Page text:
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What I’m Reading

19 November 2011

1. Good Guilt, Bad Guilt: And What To Do With Each by Becca Cowan Johnson.

Excerpt from back cover:

Do you feel guilty? Have you forgotten what your New Year’s resolutions even were? Are you envious of your neighbor’s car? Has it been two weeks since you mopped the kitchen floor? Were you rude to a coworker? Are you throwing away things you should be recycling? Have you neglected time with your children? Did you stray from your fat-free diet? When was your last quiet time?

Most people feel guilty in these areas — and many more. Some of the guilt we experience is part of having a healthy conscience. Our guilt, properly understood, can show us the sin in our lives and lead us to repentance. Bad guilt, however, undermines our emotional and spiritual growth. It is destructive and even immobilizing.

The difficulty is that it is hard to tell the difference. But this book will help us unmask bad guilt and get rid of it. Once we learn to identify this unnecessary guilt, God will begin to work powerfully in our lives. And we’ll discover how good guilt can challenge us to glorify God in all we do.

2. Experiencing the Depths of Jesus Christ by Madame Guyon.

Excerpt from back cover:

One of the most influential spiritual books ever penned, even secular historians acknowledge the great impact Experiencing the Depths of Jesus Christ has had in Christian history. Madame Guyon is generally credited, even by her enemies, as being one of the best-known women in church history. Will Durant, in his 11-volume Story of Civilization, recounts the impact of Jeanne Guyon’s life and writings on French history.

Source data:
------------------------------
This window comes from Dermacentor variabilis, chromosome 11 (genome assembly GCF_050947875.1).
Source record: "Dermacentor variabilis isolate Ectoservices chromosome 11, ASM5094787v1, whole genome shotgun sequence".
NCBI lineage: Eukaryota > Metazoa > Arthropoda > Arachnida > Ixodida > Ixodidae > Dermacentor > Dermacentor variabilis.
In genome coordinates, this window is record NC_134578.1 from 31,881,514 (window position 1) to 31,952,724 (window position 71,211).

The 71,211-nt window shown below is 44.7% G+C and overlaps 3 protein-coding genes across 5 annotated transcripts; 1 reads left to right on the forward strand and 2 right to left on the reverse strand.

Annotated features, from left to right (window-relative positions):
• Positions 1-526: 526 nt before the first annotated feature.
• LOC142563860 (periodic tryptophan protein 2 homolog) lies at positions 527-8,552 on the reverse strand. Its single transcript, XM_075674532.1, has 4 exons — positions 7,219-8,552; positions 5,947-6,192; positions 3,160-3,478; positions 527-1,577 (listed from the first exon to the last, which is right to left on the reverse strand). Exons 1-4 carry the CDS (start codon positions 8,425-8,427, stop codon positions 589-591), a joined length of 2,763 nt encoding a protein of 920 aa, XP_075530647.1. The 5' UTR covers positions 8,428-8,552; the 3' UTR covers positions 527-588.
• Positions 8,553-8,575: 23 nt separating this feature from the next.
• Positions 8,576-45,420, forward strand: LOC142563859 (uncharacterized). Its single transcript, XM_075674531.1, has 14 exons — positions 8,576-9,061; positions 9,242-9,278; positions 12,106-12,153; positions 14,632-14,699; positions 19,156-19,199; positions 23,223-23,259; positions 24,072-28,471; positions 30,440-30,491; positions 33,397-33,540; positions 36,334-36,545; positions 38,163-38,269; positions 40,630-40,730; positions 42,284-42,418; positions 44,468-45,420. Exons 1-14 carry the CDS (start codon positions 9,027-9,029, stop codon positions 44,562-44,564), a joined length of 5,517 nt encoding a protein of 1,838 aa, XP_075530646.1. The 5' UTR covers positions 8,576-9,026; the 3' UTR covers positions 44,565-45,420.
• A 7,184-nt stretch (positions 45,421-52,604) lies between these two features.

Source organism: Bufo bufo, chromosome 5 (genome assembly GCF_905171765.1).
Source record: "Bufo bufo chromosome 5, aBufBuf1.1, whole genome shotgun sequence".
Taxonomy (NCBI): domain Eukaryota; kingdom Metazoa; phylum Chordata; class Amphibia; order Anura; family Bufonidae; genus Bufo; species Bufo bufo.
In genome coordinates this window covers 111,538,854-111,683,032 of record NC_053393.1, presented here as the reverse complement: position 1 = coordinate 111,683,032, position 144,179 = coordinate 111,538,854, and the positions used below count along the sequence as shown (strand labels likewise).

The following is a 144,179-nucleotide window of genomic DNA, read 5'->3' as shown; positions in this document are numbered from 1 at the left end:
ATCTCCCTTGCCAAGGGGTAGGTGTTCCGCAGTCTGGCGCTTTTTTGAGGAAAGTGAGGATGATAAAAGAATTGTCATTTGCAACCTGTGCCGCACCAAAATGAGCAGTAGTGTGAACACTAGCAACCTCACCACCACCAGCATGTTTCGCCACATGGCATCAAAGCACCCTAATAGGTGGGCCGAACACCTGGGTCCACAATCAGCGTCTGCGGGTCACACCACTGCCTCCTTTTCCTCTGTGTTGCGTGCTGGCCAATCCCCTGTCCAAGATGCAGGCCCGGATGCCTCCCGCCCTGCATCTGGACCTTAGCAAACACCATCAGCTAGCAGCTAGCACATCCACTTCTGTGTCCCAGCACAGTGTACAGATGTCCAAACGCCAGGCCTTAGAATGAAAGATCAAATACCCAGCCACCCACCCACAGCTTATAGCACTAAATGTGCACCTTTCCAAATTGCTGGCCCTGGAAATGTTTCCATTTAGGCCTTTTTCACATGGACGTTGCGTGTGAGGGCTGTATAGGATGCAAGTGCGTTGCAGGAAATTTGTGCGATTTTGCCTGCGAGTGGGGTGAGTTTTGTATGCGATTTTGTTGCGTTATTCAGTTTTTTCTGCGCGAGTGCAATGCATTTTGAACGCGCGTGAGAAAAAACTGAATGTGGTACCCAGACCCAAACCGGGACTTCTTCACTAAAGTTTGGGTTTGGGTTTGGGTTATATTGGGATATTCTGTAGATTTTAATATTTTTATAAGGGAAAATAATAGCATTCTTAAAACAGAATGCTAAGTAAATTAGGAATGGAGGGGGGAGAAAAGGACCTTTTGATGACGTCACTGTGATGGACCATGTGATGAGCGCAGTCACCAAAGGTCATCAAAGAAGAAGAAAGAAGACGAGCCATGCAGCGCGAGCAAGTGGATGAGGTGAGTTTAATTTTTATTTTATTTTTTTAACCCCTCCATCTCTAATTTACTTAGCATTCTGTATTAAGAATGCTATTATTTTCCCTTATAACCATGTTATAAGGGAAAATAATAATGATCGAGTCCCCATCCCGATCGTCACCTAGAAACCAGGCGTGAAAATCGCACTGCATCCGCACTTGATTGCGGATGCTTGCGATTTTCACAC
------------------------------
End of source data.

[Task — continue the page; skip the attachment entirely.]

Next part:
At one time this book was publicly burned in France and yet it has also been received by seeking Christians as one of the most helpful Christian books ever written. In truth, you are holding in your hands one of the most influential and one of the most powerful Christian books ever written. Penned by one of Christianity’s most famous saints, Jeanne Guyon, it has played a major part in the lives of more famous Christians than perhaps any other Christian book.

3. Confessions by Saint Augustine

A few people I greatly admire mentioned this work as one of the most influential in their lives. I’d attempted to read it before but, frankly, just couldn’t get into it — until now. Although Augustine was born in 354, his autobiography is eerily modern and relevant. He writes as if he were talking to God, so the work is a beautiful, transparent prayer and you almost feel guilty for eavesdropping. The book, originally written in Latin, covers Augustine’s adolescent struggles, his slow upward climb of the echelons of society, and finally his renouncing of all the glory and fame for his faith when he converted to Christianity. It’s a classical work of literature that everyone, especially every Christian, should read at least once in life.  I’m finding it strangely moving and insightful — and a bit hard to read (I’ve been at it since July!!). Definitely worth the effort, though.


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